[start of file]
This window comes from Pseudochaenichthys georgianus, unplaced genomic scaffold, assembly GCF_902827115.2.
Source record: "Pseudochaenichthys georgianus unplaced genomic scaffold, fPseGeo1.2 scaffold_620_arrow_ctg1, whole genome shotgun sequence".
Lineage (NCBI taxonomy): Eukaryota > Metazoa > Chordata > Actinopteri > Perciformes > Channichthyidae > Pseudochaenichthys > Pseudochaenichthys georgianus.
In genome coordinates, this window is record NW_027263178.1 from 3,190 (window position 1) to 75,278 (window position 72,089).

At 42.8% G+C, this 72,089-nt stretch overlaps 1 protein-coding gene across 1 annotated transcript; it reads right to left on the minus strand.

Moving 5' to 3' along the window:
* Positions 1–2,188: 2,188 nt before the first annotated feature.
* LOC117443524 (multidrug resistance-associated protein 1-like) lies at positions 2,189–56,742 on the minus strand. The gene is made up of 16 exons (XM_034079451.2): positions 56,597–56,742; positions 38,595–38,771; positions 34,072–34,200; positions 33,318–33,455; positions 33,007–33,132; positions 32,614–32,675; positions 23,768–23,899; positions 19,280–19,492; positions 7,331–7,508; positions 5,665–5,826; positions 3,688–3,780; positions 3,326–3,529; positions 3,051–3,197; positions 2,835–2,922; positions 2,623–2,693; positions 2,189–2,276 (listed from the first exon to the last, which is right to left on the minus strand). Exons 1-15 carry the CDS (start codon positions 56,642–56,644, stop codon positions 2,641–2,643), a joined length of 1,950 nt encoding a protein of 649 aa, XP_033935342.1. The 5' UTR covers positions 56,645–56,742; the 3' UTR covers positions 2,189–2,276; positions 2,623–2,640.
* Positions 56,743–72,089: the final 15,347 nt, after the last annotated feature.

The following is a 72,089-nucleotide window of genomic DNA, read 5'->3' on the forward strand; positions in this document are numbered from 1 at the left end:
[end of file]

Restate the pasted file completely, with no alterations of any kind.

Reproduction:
This window comes from Pseudochaenichthys georgianus, unplaced genomic scaffold, assembly GCF_902827115.2.
Source record: "Pseudochaenichthys georgianus unplaced genomic scaffold, fPseGeo1.2 scaffold_620_arrow_ctg1, whole genome shotgun sequence".
Lineage (NCBI taxonomy): Eukaryota > Metazoa > Chordata > Actinopteri > Perciformes > Channichthyidae > Pseudochaenichthys > Pseudochaenichthys georgianus.
In genome coordinates, this window is record NW_027263178.1 from 3,190 (window position 1) to 75,278 (window position 72,089).

At 42.8% G+C, this 72,089-nt stretch overlaps 1 protein-coding gene across 1 annotated transcript; it reads right to left on the minus strand.

Moving 5' to 3' along the window:
* Positions 1–2,188: 2,188 nt before the first annotated feature.
* LOC117443524 (multidrug resistance-associated protein 1-like) lies at positions 2,189–56,742 on the minus strand. The gene is made up of 16 exons (XM_034079451.2): positions 56,597–56,742; positions 38,595–38,771; positions 34,072–34,200; positions 33,318–33,455; positions 33,007–33,132; positions 32,614–32,675; positions 23,768–23,899; positions 19,280–19,492; positions 7,331–7,508; positions 5,665–5,826; positions 3,688–3,780; positions 3,326–3,529; positions 3,051–3,197; positions 2,835–2,922; positions 2,623–2,693; positions 2,189–2,276 (listed from the first exon to the last, which is right to left on the minus strand). Exons 1-15 carry the CDS (start codon positions 56,642–56,644, stop codon positions 2,641–2,643), a joined length of 1,950 nt encoding a protein of 649 aa, XP_033935342.1. The 5' UTR covers positions 56,645–56,742; the 3' UTR covers positions 2,189–2,276; positions 2,623–2,640.
* Positions 56,743–72,089: the final 15,347 nt, after the last annotated feature.

The following is a 72,089-nucleotide window of genomic DNA, read 5'->3' on the forward strand; positions in this document are numbered from 1 at the left end: